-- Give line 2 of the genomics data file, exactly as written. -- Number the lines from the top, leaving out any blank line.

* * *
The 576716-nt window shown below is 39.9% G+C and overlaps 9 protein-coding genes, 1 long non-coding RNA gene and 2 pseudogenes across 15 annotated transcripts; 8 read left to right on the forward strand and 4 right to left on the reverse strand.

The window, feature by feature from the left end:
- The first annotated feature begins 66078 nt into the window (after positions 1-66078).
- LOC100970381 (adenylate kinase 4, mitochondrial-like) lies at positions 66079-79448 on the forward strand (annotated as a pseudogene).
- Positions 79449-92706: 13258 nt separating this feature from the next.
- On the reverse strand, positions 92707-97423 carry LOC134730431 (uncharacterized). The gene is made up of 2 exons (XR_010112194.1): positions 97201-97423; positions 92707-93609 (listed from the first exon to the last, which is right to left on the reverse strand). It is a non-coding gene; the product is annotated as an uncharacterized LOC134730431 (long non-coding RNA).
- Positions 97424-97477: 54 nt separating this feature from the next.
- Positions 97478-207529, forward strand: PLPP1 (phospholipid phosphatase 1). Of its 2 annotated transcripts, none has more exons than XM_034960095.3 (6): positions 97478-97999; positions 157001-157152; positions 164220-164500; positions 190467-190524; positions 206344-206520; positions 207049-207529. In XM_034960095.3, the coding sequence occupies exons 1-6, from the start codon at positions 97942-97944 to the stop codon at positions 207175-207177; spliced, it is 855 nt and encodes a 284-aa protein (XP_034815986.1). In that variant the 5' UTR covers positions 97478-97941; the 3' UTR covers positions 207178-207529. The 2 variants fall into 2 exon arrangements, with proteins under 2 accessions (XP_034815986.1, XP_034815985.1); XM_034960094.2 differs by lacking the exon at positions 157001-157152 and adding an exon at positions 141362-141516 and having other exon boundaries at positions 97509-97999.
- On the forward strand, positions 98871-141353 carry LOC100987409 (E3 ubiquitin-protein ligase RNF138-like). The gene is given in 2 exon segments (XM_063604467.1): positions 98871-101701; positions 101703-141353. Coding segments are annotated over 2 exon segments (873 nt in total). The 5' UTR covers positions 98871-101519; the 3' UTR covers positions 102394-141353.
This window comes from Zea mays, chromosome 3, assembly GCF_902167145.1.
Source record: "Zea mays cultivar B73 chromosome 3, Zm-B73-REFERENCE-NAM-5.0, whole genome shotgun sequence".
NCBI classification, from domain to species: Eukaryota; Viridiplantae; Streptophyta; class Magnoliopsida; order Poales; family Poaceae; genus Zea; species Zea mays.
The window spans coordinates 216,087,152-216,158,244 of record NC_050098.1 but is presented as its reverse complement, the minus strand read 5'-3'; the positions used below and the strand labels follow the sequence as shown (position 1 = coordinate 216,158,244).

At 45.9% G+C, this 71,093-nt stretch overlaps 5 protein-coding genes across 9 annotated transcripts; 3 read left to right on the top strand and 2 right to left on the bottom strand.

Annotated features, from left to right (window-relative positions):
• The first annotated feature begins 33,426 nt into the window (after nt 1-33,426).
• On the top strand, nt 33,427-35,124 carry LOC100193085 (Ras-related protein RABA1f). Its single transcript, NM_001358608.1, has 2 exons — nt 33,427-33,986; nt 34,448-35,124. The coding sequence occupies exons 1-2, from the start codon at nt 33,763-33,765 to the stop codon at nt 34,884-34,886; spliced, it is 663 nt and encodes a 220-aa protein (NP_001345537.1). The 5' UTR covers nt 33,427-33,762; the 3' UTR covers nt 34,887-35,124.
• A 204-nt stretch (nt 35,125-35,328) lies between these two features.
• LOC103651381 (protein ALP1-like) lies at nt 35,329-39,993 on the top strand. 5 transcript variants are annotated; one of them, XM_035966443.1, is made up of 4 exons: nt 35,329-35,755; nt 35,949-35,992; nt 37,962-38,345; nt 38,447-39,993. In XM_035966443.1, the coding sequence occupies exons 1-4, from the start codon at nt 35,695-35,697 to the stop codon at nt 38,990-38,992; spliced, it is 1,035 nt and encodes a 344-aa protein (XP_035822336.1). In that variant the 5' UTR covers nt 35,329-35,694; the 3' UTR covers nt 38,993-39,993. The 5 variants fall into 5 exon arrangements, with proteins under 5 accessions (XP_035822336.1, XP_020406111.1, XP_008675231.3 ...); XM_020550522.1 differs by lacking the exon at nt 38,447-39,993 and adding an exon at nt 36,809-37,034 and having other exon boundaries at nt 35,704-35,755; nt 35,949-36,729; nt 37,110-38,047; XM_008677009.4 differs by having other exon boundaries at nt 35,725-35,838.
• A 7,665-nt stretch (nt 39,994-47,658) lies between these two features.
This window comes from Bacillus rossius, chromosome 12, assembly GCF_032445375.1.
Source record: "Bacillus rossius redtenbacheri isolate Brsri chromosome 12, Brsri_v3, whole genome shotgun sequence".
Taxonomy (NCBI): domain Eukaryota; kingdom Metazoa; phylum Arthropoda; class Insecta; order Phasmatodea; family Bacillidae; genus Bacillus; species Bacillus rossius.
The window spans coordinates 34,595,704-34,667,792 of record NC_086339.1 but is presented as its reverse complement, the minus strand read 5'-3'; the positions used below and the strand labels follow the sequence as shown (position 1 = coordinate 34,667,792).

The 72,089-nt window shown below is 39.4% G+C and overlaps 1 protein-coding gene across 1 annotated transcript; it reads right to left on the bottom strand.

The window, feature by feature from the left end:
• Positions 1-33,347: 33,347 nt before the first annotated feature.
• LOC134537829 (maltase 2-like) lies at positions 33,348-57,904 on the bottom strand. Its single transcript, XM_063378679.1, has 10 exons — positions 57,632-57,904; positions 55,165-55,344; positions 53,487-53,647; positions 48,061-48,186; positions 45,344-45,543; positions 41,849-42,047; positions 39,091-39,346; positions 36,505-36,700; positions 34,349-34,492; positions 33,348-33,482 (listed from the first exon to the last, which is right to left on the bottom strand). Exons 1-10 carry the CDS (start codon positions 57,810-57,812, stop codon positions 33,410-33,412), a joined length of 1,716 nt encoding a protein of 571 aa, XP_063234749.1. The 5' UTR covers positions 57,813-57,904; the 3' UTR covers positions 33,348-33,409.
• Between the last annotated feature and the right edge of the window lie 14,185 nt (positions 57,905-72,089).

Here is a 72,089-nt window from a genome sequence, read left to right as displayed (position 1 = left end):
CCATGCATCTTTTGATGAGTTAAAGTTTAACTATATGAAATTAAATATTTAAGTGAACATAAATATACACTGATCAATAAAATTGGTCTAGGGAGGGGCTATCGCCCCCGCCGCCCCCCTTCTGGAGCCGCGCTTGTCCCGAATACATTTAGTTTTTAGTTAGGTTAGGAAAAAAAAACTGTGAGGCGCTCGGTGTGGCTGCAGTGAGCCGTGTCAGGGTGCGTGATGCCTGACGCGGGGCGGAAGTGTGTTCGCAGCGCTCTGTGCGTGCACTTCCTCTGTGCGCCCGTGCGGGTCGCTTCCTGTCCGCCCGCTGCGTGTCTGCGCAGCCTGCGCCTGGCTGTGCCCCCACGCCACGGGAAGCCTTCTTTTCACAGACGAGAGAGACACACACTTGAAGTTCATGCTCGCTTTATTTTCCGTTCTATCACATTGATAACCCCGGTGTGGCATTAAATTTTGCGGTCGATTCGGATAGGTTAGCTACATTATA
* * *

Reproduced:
The window, feature by feature from the left end: